Along with the recent opening of the Life and Death in Pompeii and Herculaneum exhibition at the British Museum, the last few weeks have seen a number of TV programmes about the events leading up to the eruption of Vesuvius in 79 AD. Thanks to the many artefacts excavated in recent years from the foothills of the brooding Italian volcano, there has been a fascination about these once-thriving Roman towns that has only grown as the years have passed.
If seeing the eruption played out on TV or wandering through the exhibition in London isn’t enough to satisfy your curiosity, a trip to Italy might be just what you need to fuel your interest about this most devastating display of natural power. And as if the volcano and the buried remains of Pompeii and Herculaneum are not enough, Vesuvius also happens to be close to some of Italy’s most picturesque coastal towns.
Sorrento is probably the best choice for a base from which to explore Vesuvius and its slopes. You can wander the town’s narrow lanes, popping in and out of the seaside town’s gelateria after (or even before) you enjoy a meal at one of Sorrento’s many restaurants. Take a walk down to the shore and the climb back to town will help build up an appetite for the many temptations on offer.
From Sorrento the towns of Pompeii and Herculaneum are no more than an hour away by car. Pompeii is by far the more popular site of the two and it’s wise to arrive early before the large groups roll in around mid-morning. We took out the audio-guide and found it very helpful in telling the stories of the people behind the exhibits. It’s easy to wander around the ruins and forget that it is the site of a massive human tragedy.
My advice for those with a real interest in making the most of their experience at the two sites is to visit on separate days. We went to Herculaneum immediately after our Pompeii visit and I have to admit to getting overwhelmed with all the information and stories I’d already heard. As a result I remember little about our time at the second site; returning the following day would have been a better move.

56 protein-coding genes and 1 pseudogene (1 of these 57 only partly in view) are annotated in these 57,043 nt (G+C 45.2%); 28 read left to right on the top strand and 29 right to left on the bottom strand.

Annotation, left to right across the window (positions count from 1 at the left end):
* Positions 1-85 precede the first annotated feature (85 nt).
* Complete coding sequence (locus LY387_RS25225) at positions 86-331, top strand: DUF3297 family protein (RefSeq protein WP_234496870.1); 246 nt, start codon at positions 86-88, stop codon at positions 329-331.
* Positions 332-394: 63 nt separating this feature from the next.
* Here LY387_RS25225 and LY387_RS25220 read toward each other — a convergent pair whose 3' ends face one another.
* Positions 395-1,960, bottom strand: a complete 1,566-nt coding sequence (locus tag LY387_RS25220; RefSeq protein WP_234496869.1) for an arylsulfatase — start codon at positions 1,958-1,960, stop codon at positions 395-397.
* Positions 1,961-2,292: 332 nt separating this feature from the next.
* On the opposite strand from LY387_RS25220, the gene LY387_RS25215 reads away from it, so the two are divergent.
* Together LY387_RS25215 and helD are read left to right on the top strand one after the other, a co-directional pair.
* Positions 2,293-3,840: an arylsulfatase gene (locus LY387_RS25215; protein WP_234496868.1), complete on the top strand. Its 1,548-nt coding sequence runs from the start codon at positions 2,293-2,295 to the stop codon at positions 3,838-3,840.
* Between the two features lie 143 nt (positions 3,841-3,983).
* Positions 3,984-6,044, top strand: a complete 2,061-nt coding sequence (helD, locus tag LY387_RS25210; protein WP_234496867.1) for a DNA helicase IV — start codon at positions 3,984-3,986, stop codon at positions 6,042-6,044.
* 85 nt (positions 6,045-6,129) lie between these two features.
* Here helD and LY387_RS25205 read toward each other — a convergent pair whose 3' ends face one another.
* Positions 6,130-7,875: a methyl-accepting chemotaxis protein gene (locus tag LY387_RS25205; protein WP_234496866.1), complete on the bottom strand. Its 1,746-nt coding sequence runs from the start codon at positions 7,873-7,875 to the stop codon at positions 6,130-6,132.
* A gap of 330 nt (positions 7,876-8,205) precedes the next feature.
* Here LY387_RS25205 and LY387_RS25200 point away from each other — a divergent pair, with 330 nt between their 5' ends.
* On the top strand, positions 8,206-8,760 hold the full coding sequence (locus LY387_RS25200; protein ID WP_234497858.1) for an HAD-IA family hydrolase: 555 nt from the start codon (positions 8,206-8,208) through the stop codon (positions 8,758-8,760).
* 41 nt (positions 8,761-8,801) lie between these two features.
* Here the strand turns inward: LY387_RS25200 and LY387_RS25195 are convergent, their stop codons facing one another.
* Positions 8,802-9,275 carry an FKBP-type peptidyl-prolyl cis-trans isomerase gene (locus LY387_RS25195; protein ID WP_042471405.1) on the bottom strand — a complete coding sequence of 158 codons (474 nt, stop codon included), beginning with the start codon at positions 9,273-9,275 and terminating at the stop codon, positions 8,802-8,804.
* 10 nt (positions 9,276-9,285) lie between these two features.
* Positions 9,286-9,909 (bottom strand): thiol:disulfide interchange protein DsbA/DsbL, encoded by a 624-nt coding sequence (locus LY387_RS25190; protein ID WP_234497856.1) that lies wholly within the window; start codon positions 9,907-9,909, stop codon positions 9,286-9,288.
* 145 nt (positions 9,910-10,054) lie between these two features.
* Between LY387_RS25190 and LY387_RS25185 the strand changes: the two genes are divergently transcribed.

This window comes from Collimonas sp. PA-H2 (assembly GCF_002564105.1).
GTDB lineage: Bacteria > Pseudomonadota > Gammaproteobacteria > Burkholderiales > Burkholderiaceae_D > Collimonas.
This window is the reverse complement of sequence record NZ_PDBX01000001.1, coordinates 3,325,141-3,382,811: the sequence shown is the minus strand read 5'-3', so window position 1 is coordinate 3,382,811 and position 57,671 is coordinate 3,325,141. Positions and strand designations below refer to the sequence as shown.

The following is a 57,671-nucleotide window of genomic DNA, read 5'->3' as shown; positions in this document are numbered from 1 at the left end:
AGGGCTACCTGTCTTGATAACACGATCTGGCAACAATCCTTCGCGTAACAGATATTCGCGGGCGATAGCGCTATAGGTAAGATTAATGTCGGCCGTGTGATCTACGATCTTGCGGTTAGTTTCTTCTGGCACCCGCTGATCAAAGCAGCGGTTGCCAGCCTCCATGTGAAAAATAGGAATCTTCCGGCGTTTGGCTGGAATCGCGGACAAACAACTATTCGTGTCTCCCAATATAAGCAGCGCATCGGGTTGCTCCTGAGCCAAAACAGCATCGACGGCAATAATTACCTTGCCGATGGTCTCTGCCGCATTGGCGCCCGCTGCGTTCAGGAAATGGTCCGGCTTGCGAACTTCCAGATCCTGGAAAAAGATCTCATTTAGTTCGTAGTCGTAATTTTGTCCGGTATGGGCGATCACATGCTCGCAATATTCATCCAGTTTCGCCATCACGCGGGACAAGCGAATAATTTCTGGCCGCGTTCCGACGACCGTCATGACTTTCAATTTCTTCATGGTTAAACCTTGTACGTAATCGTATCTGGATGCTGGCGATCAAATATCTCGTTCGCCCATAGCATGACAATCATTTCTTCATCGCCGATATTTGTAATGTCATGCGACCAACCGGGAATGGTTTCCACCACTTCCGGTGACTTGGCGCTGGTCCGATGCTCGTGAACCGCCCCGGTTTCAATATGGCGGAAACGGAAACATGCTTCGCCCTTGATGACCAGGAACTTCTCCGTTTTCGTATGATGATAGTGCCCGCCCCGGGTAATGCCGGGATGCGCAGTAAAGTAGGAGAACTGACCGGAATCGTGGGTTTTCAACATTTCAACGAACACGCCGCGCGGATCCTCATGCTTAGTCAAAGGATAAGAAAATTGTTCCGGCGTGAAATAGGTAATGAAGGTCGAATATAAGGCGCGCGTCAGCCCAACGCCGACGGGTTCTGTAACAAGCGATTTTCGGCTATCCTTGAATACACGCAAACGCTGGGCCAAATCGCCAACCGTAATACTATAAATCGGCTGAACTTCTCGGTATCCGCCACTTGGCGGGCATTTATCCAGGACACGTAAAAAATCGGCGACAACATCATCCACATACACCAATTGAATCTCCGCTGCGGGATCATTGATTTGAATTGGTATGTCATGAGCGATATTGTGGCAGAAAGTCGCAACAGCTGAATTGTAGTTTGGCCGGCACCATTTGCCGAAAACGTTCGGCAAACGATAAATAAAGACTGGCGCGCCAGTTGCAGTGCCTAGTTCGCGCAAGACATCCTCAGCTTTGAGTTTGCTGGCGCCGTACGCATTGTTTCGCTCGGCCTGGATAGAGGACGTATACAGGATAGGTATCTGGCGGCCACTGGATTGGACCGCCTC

If seeing the devastation caused by Vesuvius is not enough, you can always take a trip to its summit and stare into the volcanic crater. There’s a road that takes you to a car park that is a mere 5 minute walk from the crater rim. Around the rim you can see plenty of commercial activity, despite the fact that Vesuvius is considered one of the world’s most dangerous volcanoes and one will certainly erupt again, most likely with devastating consequences for the millions who live in its shadow.
If you base yourself in Sorrento and spend a couple of days exploring the area in and around Vesuvius, you’ll still have plenty of time to enjoy the Amalfi coast, surely one of the prettiest stretches of coastline anywhere in Europe. At the other end of the attractiveness scale there’s Naples – big and ugly to some, full of character and roguish charm to others. Love it or hate it (I’m a big fan of Naples), it’s certainly a city that you won’t describe as boring.
Visit our site for example itineraries and ideas for tours from Sorrento.